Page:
Taig Mill

If you got here from my lathe projects page, you probably know I have a Taig lathe.
I use it for my turning projects, of course, but for the last couple years I've used it for
all my milling projects too, with the help of a milling attachment.  You can get a lot
done with a lathe and milling attachment.  Just about anything you need to mill can
be done on the lathe, with one restriction;  the job can't be too big.  Milling on the lathe
is also a bit time consuming, which brings me to the Taig milling machine.

 I have a production job coming up for some parts that I usually make in small runs
on the lathe/milling attachment setup.  The parts made in this manner are the quality
they need to be, but it takes me quite a while to make up a run of 10 of them.  Some
of the work on them is turning round bits, but the majority of it is milling work, and if
I'm to make a bunch of those parts a small milling machine is what I need.
That's one reason to get one.

The real reason might just be that I've been thinking I want a mill for a few months.
That, and the Taig factory is having a sale on their 2017 model mill for a crazy low
price.  So I ordered one, and when it showed up a few days later I took some photos
of the assembly and setup.

(Look, if you want to see some good setup info on these mills,
check Nick Carter's site.  I'm just messing around here.  Nick
has the serious poop).

The mill comes in two boxes, and this is what you get.  It's completely assembled
except to be broken down enough to fit in the shipping cartons.  The column, the
base, and the motor.  They also include a small box with a few bits.  T-nuts, cap
screws, and things like that.

Foremost in this shot is the Y axis bed.  I've removed the lead screw from it.

From what I see, I believe you can just bolt the column to the base, bolt on the
motor, and go to it.  What I mean is, the stuff I did here is probably not necessary.
I chose to remove the X, Y, and Z sliding components to have a look around. 
(I just wanna see...)  I didn't find anything that shouldn't be there except a few specks
of saw dust, probably from the wooden base inside the boxes that the pieces are
bolted to for shipping. 

I cleaned it and re-oiled the ways, then set it aside.

This is the Y axis saddle, which is also the X axis ways. I've
cleaned the ways top and bottom, then re-oil and set it out of the way.

I remember reading  a caption on a picture somewhere that had a
question about these "nicks" in the bottom of this casting.  Pretty sure
they are to hold and distribute oil.  Like prismatic ways you see on some
machine tools.

The X table.  Again, lead screw removed, and everything cleaned and re-oiled.

Now, after I had re-assembled the X and Y carriage/table assemblies, I checked
the backlash in each and found it to be .0015", which is pretty darn good on a
manual mill fresh from the factory.  Checking it on the Z axis, it was .003", so I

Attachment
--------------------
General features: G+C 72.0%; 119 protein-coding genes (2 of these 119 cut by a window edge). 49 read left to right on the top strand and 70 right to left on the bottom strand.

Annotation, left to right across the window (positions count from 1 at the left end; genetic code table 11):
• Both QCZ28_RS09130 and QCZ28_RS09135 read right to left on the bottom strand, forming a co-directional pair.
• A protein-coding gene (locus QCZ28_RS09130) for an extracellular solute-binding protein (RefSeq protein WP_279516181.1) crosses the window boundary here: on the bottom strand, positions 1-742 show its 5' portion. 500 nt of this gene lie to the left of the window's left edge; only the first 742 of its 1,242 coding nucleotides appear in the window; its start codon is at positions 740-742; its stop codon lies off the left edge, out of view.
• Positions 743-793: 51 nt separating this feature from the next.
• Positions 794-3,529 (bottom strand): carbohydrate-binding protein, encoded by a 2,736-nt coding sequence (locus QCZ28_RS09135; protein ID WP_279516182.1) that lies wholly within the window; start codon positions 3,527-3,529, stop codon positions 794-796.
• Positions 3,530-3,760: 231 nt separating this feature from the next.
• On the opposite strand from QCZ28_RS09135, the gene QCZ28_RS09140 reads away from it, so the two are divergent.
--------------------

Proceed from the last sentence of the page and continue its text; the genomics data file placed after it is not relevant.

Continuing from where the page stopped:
tightened the backlash nut just a tad to bring it to the same amount as the other
movements.  Then I started cranking the Z axis handle back and forth to seat in
the threads a bit.  Well, I got tire of that real quick.  I took off the ball handle and
chucked up the end of the lead screw shaft in a Makita.  In four or five minutes
of forward and reverse on the drill the back lash nut seated in nicely.

If you do this, be careful not to muck up the threads on the end of the shaft.

After putting everything back together, I bolted the column to the base and
used a square to get it in the ball park.  Then I swept over about 5 1/2", which
just happened to be how far my indicator set up would reach.  After a little bumping
and nudging on the column, I got somewhat less than .001" for a reading over that
distance.  Plenty good.  Tighten the column and check again.
Done, and done.

Mount up the motor, true the belt, and all set.

I ran a quick test piece, just to get an idea of what's what for speeds, feeds, and
depth of cut with this mill.  I've used, (and owned) small milling machines, (and
larger ones, too).  This little mill is plenty stout, for it's weight class. 

A .125" depth of cut with a 3/8" roughing end mill in one pass is pretty fair.  The
machine is certainly up to it.  I got no chatter.  The little 1/5 hp motor struggled a bit with
this cut, but that's no fault with the mill.  No fault with the motor either, really.  Roughing
end mills are actually made with a lot more horse power in mind.  Still, it fed through
this cut in a couple of minutes.

So, this is the machining side of the shop now.  It's about full.

The Taig mill is a dandy piece of equipment.   It is kind of a contrast to
the Taig lathe, in that, where the lathe offers itself up to a number of
projects that can be made just for the sole purpose of adding to the lathe,
the Taig mill is kind of "done" when you get it.  That is, the mill has lead-
screws everywhere, floating dials, motor and motor mount, drive pulleys,
and stuff like that.  I don't have to make anything for this mill for it to have
full capabilities...  I guess I'll get by.

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Copyright  Dean Williams